Wednesday, November 30, 2011

Brandy And The Holidays.

This is the time of year when people who never buy brandy buy brandy.

Although bourbon whiskey is great in egg nog, many people prefer the more traditional brandy. It also figures in other holiday and winter season recipes, not just for drinks but also desserts and other dishes.

So this is when a lot of people who aren't normally brandy drinkers buy and drink brandy, and a lot of that brandy is American-made.

Most American brandy comes from California, or so most people think. Two of the five largest brands are entirely made in California while the other three are distilled in California from California-grown grapes, but aged and bottled in Kentucky. And as I told you Sunday, four of the top five American brandies are aged in used bourbon or Tennessee whiskey barrels.

The United States doesn't have the fine brandy tradition of France, Spain, and Greece. Except for a few boutiques like Germain-Robin, American brandy producers go for a utilitarian spirit, typically aged for two to three years. Most of it is perfectly acceptable for egg nog, punches, and other holiday uses, and it's much less expensive than the imports.

There are four major grape brandy producers in the United States. I specified 'grape' there because Laird's, in New Jersey, is technically a brandy producer but their fruit of choice is apples.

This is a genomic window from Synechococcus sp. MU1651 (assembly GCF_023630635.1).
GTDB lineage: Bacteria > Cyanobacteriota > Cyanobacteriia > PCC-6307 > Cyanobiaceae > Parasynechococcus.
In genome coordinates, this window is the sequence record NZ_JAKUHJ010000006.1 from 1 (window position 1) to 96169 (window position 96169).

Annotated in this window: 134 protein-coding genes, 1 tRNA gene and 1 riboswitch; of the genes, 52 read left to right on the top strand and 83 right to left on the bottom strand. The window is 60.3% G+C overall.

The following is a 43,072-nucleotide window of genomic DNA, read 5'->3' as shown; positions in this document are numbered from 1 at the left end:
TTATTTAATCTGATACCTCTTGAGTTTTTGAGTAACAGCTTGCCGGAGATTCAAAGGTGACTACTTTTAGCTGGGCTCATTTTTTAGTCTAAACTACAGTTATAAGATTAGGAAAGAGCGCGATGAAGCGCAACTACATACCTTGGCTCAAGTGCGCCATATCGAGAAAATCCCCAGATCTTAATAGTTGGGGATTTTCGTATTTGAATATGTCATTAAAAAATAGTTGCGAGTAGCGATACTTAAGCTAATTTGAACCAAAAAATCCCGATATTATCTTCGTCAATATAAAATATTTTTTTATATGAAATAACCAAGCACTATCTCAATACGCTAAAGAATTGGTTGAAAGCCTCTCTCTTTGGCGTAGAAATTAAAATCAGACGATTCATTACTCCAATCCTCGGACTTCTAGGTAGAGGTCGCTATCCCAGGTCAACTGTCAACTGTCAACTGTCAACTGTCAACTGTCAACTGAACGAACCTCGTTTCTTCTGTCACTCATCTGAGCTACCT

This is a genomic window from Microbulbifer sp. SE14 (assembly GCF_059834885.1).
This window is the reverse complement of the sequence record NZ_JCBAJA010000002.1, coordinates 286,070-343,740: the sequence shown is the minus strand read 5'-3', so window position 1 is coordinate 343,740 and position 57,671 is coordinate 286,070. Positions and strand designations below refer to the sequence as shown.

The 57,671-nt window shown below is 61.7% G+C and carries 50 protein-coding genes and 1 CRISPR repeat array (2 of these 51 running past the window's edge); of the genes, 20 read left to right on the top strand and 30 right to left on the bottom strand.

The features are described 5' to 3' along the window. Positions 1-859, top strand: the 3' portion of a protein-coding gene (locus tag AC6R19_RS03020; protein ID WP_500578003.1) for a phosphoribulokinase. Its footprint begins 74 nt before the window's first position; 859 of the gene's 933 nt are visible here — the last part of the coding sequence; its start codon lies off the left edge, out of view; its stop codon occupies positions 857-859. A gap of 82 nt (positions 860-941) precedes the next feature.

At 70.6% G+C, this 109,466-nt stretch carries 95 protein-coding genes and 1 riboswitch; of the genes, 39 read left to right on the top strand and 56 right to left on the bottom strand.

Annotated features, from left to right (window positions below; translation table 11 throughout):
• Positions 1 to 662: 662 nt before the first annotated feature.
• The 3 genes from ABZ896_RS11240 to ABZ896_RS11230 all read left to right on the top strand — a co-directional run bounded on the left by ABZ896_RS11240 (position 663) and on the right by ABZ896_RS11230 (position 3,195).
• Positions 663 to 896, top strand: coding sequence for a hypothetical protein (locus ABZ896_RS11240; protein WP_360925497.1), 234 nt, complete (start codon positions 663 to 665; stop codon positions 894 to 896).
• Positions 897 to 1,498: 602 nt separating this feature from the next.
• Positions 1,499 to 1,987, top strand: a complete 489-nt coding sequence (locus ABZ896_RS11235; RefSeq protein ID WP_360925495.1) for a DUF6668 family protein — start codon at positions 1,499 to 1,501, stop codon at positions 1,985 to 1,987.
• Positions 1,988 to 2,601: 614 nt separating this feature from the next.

There are countless small brandy producers, in California and elsewhere, mostly associated with vineyards and wineries.

The Big Four are all in California. They are:

1.  E&J Gallo, in Modesto. They make E&J Brandy, the most popular brand. At about three million cases a year, E&J outsells all other brandies, domestic and imported.

2.  F. Korbel and Brothers/Heck Cellars, in Arvin. Korbel Brandy is #4 in sales at about 350-thousand cases. Although Brown-Forman markets and distributes the better-known Korbel Sparkling Wines line, its sole involvement with the brandy is in supplying Jack Daniel's barrels for its aging. Korbel's sales are concentrated in Wisconsin.

3.  O'Neill Vintners & Distillers, in Parlier. O'Neill is one of the two big independents. It provides all of the distillate for Heaven Hill's Christian Brothers (#3) and Coronet (#5) brands, and possibly some of #2 Paul Masson for Constellation. It produces more than five million gallons of brandy and neutral spirit a year. Some customers, like Heaven Hill, just buy their distillate. For others they do the aging, blending, and bottling too.

4.  Vie-Del Company, in Fresno. Vie-Del is the other big independent. It's a former Seagram's plant, now owned by the Nury family. Together Vie-Del and O'Neill supply distillate for just about every brand except Gallo and Korbel. Like O'Neill, Vie-Del is strictly a producer, selling grape juice, wine, and brandy to customers who handle the branding, marketing and distribution of it.

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